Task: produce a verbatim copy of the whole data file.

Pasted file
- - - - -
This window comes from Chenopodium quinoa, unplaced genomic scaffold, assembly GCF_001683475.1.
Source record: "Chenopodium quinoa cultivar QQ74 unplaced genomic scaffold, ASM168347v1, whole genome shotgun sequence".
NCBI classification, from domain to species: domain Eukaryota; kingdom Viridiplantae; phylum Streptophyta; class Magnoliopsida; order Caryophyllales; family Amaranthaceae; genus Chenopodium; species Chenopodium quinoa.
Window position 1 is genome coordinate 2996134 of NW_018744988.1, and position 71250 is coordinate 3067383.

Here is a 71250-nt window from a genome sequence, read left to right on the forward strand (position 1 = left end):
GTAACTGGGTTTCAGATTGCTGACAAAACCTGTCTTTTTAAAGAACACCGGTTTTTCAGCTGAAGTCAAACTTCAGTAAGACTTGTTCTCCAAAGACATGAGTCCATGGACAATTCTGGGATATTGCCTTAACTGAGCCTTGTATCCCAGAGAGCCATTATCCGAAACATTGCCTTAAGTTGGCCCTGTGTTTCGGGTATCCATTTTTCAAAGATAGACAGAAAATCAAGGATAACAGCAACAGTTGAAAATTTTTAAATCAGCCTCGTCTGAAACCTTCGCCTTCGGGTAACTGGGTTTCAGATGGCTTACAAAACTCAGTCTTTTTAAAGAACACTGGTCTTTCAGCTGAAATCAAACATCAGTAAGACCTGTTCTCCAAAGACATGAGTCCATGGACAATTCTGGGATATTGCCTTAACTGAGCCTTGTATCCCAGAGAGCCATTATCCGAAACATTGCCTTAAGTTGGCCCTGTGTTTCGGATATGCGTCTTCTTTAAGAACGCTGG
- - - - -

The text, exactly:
This window comes from Chenopodium quinoa, unplaced genomic scaffold, assembly GCF_001683475.1.
Source record: "Chenopodium quinoa cultivar QQ74 unplaced genomic scaffold, ASM168347v1, whole genome shotgun sequence".
NCBI classification, from domain to species: domain Eukaryota; kingdom Viridiplantae; phylum Streptophyta; class Magnoliopsida; order Caryophyllales; family Amaranthaceae; genus Chenopodium; species Chenopodium quinoa.
Window position 1 is genome coordinate 2996134 of NW_018744988.1, and position 71250 is coordinate 3067383.

Here is a 71250-nt window from a genome sequence, read left to right on the forward strand (position 1 = left end):
GTAACTGGGTTTCAGATTGCTGACAAAACCTGTCTTTTTAAAGAACACCGGTTTTTCAGCTGAAGTCAAACTTCAGTAAGACTTGTTCTCCAAAGACATGAGTCCATGGACAATTCTGGGATATTGCCTTAACTGAGCCTTGTATCCCAGAGAGCCATTATCCGAAACATTGCCTTAAGTTGGCCCTGTGTTTCGGGTATCCATTTTTCAAAGATAGACAGAAAATCAAGGATAACAGCAACAGTTGAAAATTTTTAAATCAGCCTCGTCTGAAACCTTCGCCTTCGGGTAACTGGGTTTCAGATGGCTTACAAAACTCAGTCTTTTTAAAGAACACTGGTCTTTCAGCTGAAATCAAACATCAGTAAGACCTGTTCTCCAAAGACATGAGTCCATGGACAATTCTGGGATATTGCCTTAACTGAGCCTTGTATCCCAGAGAGCCATTATCCGAAACATTGCCTTAAGTTGGCCCTGTGTTTCGGATATGCGTCTTCTTTAAGAACGCTGG